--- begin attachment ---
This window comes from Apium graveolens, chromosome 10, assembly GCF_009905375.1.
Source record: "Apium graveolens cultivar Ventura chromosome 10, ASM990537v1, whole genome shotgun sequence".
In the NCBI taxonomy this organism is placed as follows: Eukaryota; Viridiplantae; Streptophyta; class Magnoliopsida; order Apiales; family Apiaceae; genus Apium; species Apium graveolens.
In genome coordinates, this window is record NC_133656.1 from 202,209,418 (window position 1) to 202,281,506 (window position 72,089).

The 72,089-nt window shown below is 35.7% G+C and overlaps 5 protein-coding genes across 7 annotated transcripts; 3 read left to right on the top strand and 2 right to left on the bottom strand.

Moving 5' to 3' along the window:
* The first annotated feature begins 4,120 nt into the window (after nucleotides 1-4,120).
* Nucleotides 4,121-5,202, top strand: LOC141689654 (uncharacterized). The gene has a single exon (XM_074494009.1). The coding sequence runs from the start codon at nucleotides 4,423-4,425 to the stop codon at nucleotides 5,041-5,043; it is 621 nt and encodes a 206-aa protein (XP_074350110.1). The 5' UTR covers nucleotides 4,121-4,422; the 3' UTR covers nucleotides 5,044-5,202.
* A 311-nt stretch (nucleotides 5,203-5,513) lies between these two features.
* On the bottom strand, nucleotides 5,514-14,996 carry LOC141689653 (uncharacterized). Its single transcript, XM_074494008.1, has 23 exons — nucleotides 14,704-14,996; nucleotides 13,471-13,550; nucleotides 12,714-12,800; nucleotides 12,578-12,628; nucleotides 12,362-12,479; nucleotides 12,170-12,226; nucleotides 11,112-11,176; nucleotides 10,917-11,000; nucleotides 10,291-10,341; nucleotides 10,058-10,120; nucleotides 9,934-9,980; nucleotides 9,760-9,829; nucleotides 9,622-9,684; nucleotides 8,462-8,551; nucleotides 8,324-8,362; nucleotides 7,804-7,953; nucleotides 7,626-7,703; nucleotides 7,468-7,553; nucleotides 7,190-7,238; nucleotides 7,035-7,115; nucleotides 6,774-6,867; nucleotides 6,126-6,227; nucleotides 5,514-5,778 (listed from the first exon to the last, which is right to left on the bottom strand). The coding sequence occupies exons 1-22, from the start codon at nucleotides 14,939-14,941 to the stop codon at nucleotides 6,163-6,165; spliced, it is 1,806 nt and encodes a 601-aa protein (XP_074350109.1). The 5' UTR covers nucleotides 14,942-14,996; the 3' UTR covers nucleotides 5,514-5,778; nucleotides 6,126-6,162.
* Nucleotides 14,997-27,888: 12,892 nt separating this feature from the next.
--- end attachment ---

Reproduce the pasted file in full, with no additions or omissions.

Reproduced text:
This window comes from Apium graveolens, chromosome 10, assembly GCF_009905375.1.
Source record: "Apium graveolens cultivar Ventura chromosome 10, ASM990537v1, whole genome shotgun sequence".
In the NCBI taxonomy this organism is placed as follows: Eukaryota; Viridiplantae; Streptophyta; class Magnoliopsida; order Apiales; family Apiaceae; genus Apium; species Apium graveolens.
In genome coordinates, this window is record NC_133656.1 from 202,209,418 (window position 1) to 202,281,506 (window position 72,089).

The 72,089-nt window shown below is 35.7% G+C and overlaps 5 protein-coding genes across 7 annotated transcripts; 3 read left to right on the top strand and 2 right to left on the bottom strand.

Moving 5' to 3' along the window:
* The first annotated feature begins 4,120 nt into the window (after nucleotides 1-4,120).
* Nucleotides 4,121-5,202, top strand: LOC141689654 (uncharacterized). The gene has a single exon (XM_074494009.1). The coding sequence runs from the start codon at nucleotides 4,423-4,425 to the stop codon at nucleotides 5,041-5,043; it is 621 nt and encodes a 206-aa protein (XP_074350110.1). The 5' UTR covers nucleotides 4,121-4,422; the 3' UTR covers nucleotides 5,044-5,202.
* A 311-nt stretch (nucleotides 5,203-5,513) lies between these two features.
* On the bottom strand, nucleotides 5,514-14,996 carry LOC141689653 (uncharacterized). Its single transcript, XM_074494008.1, has 23 exons — nucleotides 14,704-14,996; nucleotides 13,471-13,550; nucleotides 12,714-12,800; nucleotides 12,578-12,628; nucleotides 12,362-12,479; nucleotides 12,170-12,226; nucleotides 11,112-11,176; nucleotides 10,917-11,000; nucleotides 10,291-10,341; nucleotides 10,058-10,120; nucleotides 9,934-9,980; nucleotides 9,760-9,829; nucleotides 9,622-9,684; nucleotides 8,462-8,551; nucleotides 8,324-8,362; nucleotides 7,804-7,953; nucleotides 7,626-7,703; nucleotides 7,468-7,553; nucleotides 7,190-7,238; nucleotides 7,035-7,115; nucleotides 6,774-6,867; nucleotides 6,126-6,227; nucleotides 5,514-5,778 (listed from the first exon to the last, which is right to left on the bottom strand). The coding sequence occupies exons 1-22, from the start codon at nucleotides 14,939-14,941 to the stop codon at nucleotides 6,163-6,165; spliced, it is 1,806 nt and encodes a 601-aa protein (XP_074350109.1). The 5' UTR covers nucleotides 14,942-14,996; the 3' UTR covers nucleotides 5,514-5,778; nucleotides 6,126-6,162.
* Nucleotides 14,997-27,888: 12,892 nt separating this feature from the next.